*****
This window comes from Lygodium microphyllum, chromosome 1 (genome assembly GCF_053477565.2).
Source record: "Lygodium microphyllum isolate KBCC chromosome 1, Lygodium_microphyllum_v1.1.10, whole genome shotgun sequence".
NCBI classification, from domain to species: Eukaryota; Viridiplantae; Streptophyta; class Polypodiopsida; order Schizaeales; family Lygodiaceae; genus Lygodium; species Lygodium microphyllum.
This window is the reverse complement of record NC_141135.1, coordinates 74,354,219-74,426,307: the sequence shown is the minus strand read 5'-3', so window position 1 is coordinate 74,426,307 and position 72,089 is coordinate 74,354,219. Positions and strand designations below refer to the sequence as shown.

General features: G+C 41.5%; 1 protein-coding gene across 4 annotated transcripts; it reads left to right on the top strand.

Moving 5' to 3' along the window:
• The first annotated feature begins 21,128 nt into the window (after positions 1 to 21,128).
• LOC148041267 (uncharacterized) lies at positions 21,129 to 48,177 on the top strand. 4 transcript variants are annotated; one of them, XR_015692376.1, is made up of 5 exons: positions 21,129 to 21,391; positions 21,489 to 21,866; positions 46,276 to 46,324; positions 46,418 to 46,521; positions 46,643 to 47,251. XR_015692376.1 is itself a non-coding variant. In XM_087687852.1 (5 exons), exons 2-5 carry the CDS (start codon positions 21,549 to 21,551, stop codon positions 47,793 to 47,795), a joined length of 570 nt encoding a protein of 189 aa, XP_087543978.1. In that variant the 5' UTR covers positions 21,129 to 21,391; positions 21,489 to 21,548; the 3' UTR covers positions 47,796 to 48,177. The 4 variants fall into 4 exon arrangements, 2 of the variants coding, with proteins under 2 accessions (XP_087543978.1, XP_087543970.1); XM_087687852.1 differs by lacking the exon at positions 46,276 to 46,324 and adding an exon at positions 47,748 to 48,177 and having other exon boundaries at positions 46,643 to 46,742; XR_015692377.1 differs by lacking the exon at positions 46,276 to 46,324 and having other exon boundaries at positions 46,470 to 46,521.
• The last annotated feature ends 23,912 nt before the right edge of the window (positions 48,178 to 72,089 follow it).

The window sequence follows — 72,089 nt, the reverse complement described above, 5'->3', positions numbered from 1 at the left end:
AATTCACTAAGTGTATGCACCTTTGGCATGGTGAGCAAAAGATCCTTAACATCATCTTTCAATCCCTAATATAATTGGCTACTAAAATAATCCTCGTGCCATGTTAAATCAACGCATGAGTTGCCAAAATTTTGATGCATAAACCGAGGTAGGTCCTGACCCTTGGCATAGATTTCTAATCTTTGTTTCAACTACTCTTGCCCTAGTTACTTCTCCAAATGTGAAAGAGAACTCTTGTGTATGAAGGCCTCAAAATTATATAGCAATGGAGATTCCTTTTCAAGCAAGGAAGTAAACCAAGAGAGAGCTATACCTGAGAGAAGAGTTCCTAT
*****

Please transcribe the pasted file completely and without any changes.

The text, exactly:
This window comes from Lygodium microphyllum, chromosome 1 (genome assembly GCF_053477565.2).
Source record: "Lygodium microphyllum isolate KBCC chromosome 1, Lygodium_microphyllum_v1.1.10, whole genome shotgun sequence".
NCBI classification, from domain to species: Eukaryota; Viridiplantae; Streptophyta; class Polypodiopsida; order Schizaeales; family Lygodiaceae; genus Lygodium; species Lygodium microphyllum.
This window is the reverse complement of record NC_141135.1, coordinates 74,354,219-74,426,307: the sequence shown is the minus strand read 5'-3', so window position 1 is coordinate 74,426,307 and position 72,089 is coordinate 74,354,219. Positions and strand designations below refer to the sequence as shown.

General features: G+C 41.5%; 1 protein-coding gene across 4 annotated transcripts; it reads left to right on the top strand.

Moving 5' to 3' along the window:
• The first annotated feature begins 21,128 nt into the window (after positions 1 to 21,128).
• LOC148041267 (uncharacterized) lies at positions 21,129 to 48,177 on the top strand. 4 transcript variants are annotated; one of them, XR_015692376.1, is made up of 5 exons: positions 21,129 to 21,391; positions 21,489 to 21,866; positions 46,276 to 46,324; positions 46,418 to 46,521; positions 46,643 to 47,251. XR_015692376.1 is itself a non-coding variant. In XM_087687852.1 (5 exons), exons 2-5 carry the CDS (start codon positions 21,549 to 21,551, stop codon positions 47,793 to 47,795), a joined length of 570 nt encoding a protein of 189 aa, XP_087543978.1. In that variant the 5' UTR covers positions 21,129 to 21,391; positions 21,489 to 21,548; the 3' UTR covers positions 47,796 to 48,177. The 4 variants fall into 4 exon arrangements, 2 of the variants coding, with proteins under 2 accessions (XP_087543978.1, XP_087543970.1); XM_087687852.1 differs by lacking the exon at positions 46,276 to 46,324 and adding an exon at positions 47,748 to 48,177 and having other exon boundaries at positions 46,643 to 46,742; XR_015692377.1 differs by lacking the exon at positions 46,276 to 46,324 and having other exon boundaries at positions 46,470 to 46,521.
• The last annotated feature ends 23,912 nt before the right edge of the window (positions 48,178 to 72,089 follow it).

The window sequence follows — 72,089 nt, the reverse complement described above, 5'->3', positions numbered from 1 at the left end:
AATTCACTAAGTGTATGCACCTTTGGCATGGTGAGCAAAAGATCCTTAACATCATCTTTCAATCCCTAATATAATTGGCTACTAAAATAATCCTCGTGCCATGTTAAATCAACGCATGAGTTGCCAAAATTTTGATGCATAAACCGAGGTAGGTCCTGACCCTTGGCATAGATTTCTAATCTTTGTTTCAACTACTCTTGCCCTAGTTACTTCTCCAAATGTGAAAGAGAACTCTTGTGTATGAAGGCCTCAAAATTATATAGCAATGGAGATTCCTTTTCAAGCAAGGAAGTAAACCAAGAGAGAGCTATACCTGAGAGAAGAGTTCCTAT